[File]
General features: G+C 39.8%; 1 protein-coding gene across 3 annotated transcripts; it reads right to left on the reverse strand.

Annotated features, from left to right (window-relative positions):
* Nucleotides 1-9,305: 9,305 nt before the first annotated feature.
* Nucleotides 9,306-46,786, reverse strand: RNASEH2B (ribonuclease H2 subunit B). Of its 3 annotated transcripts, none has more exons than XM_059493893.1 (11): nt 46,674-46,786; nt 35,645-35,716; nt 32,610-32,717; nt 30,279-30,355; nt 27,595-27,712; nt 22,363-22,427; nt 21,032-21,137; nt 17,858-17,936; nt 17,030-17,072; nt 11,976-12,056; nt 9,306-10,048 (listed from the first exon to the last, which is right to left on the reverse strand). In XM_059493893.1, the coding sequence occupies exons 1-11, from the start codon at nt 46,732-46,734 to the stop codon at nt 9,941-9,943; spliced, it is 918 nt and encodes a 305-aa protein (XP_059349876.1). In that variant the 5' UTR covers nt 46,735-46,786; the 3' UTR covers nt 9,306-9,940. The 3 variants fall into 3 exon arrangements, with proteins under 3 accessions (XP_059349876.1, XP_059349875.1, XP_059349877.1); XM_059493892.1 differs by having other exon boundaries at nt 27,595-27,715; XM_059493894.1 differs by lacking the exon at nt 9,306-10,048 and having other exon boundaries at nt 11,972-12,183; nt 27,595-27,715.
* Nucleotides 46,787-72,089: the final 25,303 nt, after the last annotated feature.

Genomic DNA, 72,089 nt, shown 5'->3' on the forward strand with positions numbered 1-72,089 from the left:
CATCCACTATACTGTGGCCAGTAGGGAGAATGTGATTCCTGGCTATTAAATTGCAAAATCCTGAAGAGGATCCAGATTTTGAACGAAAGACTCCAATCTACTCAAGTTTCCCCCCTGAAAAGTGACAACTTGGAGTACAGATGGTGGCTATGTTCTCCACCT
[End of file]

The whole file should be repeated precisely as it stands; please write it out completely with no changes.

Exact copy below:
General features: G+C 39.8%; 1 protein-coding gene across 3 annotated transcripts; it reads right to left on the reverse strand.

Annotated features, from left to right (window-relative positions):
* Nucleotides 1-9,305: 9,305 nt before the first annotated feature.
* Nucleotides 9,306-46,786, reverse strand: RNASEH2B (ribonuclease H2 subunit B). Of its 3 annotated transcripts, none has more exons than XM_059493893.1 (11): nt 46,674-46,786; nt 35,645-35,716; nt 32,610-32,717; nt 30,279-30,355; nt 27,595-27,712; nt 22,363-22,427; nt 21,032-21,137; nt 17,858-17,936; nt 17,030-17,072; nt 11,976-12,056; nt 9,306-10,048 (listed from the first exon to the last, which is right to left on the reverse strand). In XM_059493893.1, the coding sequence occupies exons 1-11, from the start codon at nt 46,732-46,734 to the stop codon at nt 9,941-9,943; spliced, it is 918 nt and encodes a 305-aa protein (XP_059349876.1). In that variant the 5' UTR covers nt 46,735-46,786; the 3' UTR covers nt 9,306-9,940. The 3 variants fall into 3 exon arrangements, with proteins under 3 accessions (XP_059349876.1, XP_059349875.1, XP_059349877.1); XM_059493892.1 differs by having other exon boundaries at nt 27,595-27,715; XM_059493894.1 differs by lacking the exon at nt 9,306-10,048 and having other exon boundaries at nt 11,972-12,183; nt 27,595-27,715.
* Nucleotides 46,787-72,089: the final 25,303 nt, after the last annotated feature.

Genomic DNA, 72,089 nt, shown 5'->3' on the forward strand with positions numbered 1-72,089 from the left:
CATCCACTATACTGTGGCCAGTAGGGAGAATGTGATTCCTGGCTATTAAATTGCAAAATCCTGAAGAGGATCCAGATTTTGAACGAAAGACTCCAATCTACTCAAGTTTCCCCCCTGAAAAGTGACAACTTGGAGTACAGATGGTGGCTATGTTCTCCACCT